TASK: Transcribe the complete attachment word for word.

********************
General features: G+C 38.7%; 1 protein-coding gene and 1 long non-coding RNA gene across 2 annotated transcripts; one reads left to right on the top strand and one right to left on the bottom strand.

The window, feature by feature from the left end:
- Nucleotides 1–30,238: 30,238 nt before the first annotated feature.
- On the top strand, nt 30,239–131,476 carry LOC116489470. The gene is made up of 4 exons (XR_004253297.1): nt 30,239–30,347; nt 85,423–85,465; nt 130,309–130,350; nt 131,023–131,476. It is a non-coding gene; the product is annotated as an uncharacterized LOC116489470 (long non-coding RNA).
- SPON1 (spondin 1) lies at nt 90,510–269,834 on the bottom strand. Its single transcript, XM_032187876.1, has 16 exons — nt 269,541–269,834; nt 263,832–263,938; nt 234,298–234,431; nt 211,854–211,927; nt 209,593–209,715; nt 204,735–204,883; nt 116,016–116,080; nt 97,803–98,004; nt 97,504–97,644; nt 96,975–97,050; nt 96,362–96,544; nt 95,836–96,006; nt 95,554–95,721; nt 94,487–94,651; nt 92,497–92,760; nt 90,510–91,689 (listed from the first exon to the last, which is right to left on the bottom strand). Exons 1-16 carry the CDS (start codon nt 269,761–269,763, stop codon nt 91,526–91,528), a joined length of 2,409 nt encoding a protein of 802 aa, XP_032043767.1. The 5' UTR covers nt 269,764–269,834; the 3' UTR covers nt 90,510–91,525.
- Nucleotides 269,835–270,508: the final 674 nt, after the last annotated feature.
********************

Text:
General features: G+C 38.7%; 1 protein-coding gene and 1 long non-coding RNA gene across 2 annotated transcripts; one reads left to right on the top strand and one right to left on the bottom strand.

The window, feature by feature from the left end:
- Nucleotides 1–30,238: 30,238 nt before the first annotated feature.
- On the top strand, nt 30,239–131,476 carry LOC116489470. The gene is made up of 4 exons (XR_004253297.1): nt 30,239–30,347; nt 85,423–85,465; nt 130,309–130,350; nt 131,023–131,476. It is a non-coding gene; the product is annotated as an uncharacterized LOC116489470 (long non-coding RNA).
- SPON1 (spondin 1) lies at nt 90,510–269,834 on the bottom strand. Its single transcript, XM_032187876.1, has 16 exons — nt 269,541–269,834; nt 263,832–263,938; nt 234,298–234,431; nt 211,854–211,927; nt 209,593–209,715; nt 204,735–204,883; nt 116,016–116,080; nt 97,803–98,004; nt 97,504–97,644; nt 96,975–97,050; nt 96,362–96,544; nt 95,836–96,006; nt 95,554–95,721; nt 94,487–94,651; nt 92,497–92,760; nt 90,510–91,689 (listed from the first exon to the last, which is right to left on the bottom strand). Exons 1-16 carry the CDS (start codon nt 269,761–269,763, stop codon nt 91,526–91,528), a joined length of 2,409 nt encoding a protein of 802 aa, XP_032043767.1. The 5' UTR covers nt 269,764–269,834; the 3' UTR covers nt 90,510–91,525.
- Nucleotides 269,835–270,508: the final 674 nt, after the last annotated feature.